If you thought that the two (not one, but TWO) met-cons on Tuesday looked familiar, you wouldn’t be wrong. That’s because both have been class features on two recent but separate occasions (one less than a month ago on January 3rd, and the other not long before that on December 27th). Each are short but brutish met-cons in their own right, but when paired up, it definitely became an exercise in pushing through the suck (despite the soothing 10min rest in between).
In 6 minutes, perform as many rounds as possible of 6 hang squat cleans and 12 hand release push-ups. Weight for the hang squat cleans was RX’d at 95lbs for guys and 65lbs for ladies, but everyone was given the option to scale to a weight appropriate for their needs. Additionally, those still working on cleans (or just plain uncomfortable with the HS Clean) could perform a hang power clean and then front squat the weight. Score was total rounds and reps.
In 6 minutes, perform as many ascending sets of the cluster/burpee ladder as possible, adding an additional rep of each exercise with each additional round. Thus, the first set was 1 cluster and 1 burpee, the second set was 2 of each, the third three of each, and so on. The Cluster is a Clean and Thruster combo, and athlete’s had the option to either squat clean the weight right into a thruster, or perform a power clean and then thruster the weight. Regardless, each clean had to start from the floor.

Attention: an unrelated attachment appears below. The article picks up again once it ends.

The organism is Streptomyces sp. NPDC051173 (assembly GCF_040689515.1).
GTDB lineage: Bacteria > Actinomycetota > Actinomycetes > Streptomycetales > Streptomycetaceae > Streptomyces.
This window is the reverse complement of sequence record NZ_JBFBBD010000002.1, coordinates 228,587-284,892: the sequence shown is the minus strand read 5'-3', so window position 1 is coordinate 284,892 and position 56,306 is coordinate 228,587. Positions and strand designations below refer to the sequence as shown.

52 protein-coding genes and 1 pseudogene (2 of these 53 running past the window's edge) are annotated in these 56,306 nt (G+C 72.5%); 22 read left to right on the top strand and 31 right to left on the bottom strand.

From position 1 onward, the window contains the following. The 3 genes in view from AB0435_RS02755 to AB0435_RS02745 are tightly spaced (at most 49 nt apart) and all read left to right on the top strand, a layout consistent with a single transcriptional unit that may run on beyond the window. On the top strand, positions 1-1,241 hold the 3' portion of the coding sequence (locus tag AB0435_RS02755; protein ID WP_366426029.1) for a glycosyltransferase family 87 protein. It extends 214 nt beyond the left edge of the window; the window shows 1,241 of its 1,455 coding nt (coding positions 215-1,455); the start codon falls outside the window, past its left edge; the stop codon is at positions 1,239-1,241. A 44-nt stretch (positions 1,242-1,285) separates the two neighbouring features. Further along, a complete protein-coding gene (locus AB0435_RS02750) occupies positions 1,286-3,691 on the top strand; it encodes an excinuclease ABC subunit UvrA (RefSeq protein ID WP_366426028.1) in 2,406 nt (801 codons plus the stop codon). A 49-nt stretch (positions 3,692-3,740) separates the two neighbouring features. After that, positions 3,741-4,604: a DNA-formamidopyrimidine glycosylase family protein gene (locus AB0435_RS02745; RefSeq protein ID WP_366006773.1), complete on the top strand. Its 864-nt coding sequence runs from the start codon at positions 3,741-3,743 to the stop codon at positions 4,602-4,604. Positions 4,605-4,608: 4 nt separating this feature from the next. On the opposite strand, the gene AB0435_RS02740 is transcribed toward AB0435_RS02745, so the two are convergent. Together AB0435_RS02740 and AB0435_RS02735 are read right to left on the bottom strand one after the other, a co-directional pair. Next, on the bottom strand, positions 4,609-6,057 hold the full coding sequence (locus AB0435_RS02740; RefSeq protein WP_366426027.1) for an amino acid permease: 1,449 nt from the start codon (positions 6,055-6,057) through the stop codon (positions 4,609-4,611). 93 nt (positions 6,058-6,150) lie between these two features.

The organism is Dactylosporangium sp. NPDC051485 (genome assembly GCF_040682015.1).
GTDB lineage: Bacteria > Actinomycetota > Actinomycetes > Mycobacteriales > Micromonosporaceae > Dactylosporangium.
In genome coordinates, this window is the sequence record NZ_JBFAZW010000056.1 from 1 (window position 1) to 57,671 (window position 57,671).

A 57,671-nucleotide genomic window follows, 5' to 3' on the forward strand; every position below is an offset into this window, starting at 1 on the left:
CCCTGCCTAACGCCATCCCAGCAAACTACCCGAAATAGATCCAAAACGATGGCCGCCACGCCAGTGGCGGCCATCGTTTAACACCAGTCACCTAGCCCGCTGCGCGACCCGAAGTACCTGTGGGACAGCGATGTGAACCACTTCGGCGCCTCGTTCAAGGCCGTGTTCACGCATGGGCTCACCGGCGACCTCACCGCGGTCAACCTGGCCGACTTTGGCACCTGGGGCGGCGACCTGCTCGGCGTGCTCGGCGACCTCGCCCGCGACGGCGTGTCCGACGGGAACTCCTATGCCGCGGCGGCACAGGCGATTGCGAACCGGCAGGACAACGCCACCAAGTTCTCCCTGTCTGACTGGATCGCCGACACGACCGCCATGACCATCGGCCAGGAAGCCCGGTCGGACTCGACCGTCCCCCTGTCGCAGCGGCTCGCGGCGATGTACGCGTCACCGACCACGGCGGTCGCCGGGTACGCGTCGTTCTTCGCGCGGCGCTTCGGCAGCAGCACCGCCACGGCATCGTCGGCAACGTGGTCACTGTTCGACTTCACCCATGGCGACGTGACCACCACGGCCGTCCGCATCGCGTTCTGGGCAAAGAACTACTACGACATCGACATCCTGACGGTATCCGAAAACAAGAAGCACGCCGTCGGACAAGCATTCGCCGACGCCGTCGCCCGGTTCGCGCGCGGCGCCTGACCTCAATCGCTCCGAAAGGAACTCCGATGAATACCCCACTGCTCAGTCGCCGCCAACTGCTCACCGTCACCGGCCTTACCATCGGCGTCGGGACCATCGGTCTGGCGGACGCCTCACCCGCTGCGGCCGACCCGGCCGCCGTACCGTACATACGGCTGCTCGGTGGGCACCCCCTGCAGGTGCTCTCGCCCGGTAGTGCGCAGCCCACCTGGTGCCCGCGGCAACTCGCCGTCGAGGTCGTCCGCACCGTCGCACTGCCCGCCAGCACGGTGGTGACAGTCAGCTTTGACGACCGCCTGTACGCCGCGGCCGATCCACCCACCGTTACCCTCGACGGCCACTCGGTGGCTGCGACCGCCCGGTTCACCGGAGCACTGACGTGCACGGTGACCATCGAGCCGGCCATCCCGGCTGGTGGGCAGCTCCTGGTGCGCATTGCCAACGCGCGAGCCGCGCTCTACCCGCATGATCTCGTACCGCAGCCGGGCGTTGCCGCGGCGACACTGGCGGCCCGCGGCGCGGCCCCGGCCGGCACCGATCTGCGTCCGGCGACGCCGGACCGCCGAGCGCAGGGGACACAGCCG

The combination of these two workouts really serves to hammer home the importance of a stable front rack position, and by stable, we mean with the bar resting on the tops of the shoulders with the elbows up and triceps parallel to the floor (as opposed to the a position where the weight of the bar is born in the hands rather than on the shoulders, and the elbows are pulled down and pointing at the floor).
A good rack position can be the source of a lot of pain and frustration for many athletes. As discovered Tuesday, the inability to get into a good rack position affects a whole host of exercises, including front squats, cleans, and thrusters, as well as the pressing triumverate of strict press/push press/jerks. Oddly enough, it’s relatively easy to combat this frustration (and by easy, I mean of course that the solution is accessible to all). It just takes a lit bit of time, along with a big dose of desire to fix the primary issue: limited mobility & flexibility.
If you’re one of the people struggling to obtain and/or maintain a good rack position (and don’t worry, there’s a lot of you), ask yourself: what am I doing to work on this? If the answer is “nothing, really,” then why not? If it’s simply a lack of resources, look no further than the perma-link on the left hand side of our blog entitled Mobility WOD. This link to KStarr’s website has been there for over 6 months now. Click the link, and throw “front rack” into the MWOD search box, and you’ll discover at least 9 different videos concerning various fixes for problem points of the front rack, including this great discussion about honestly assessing what it is that’s affecting your front rack/front squat position and then figuring out how to fix it: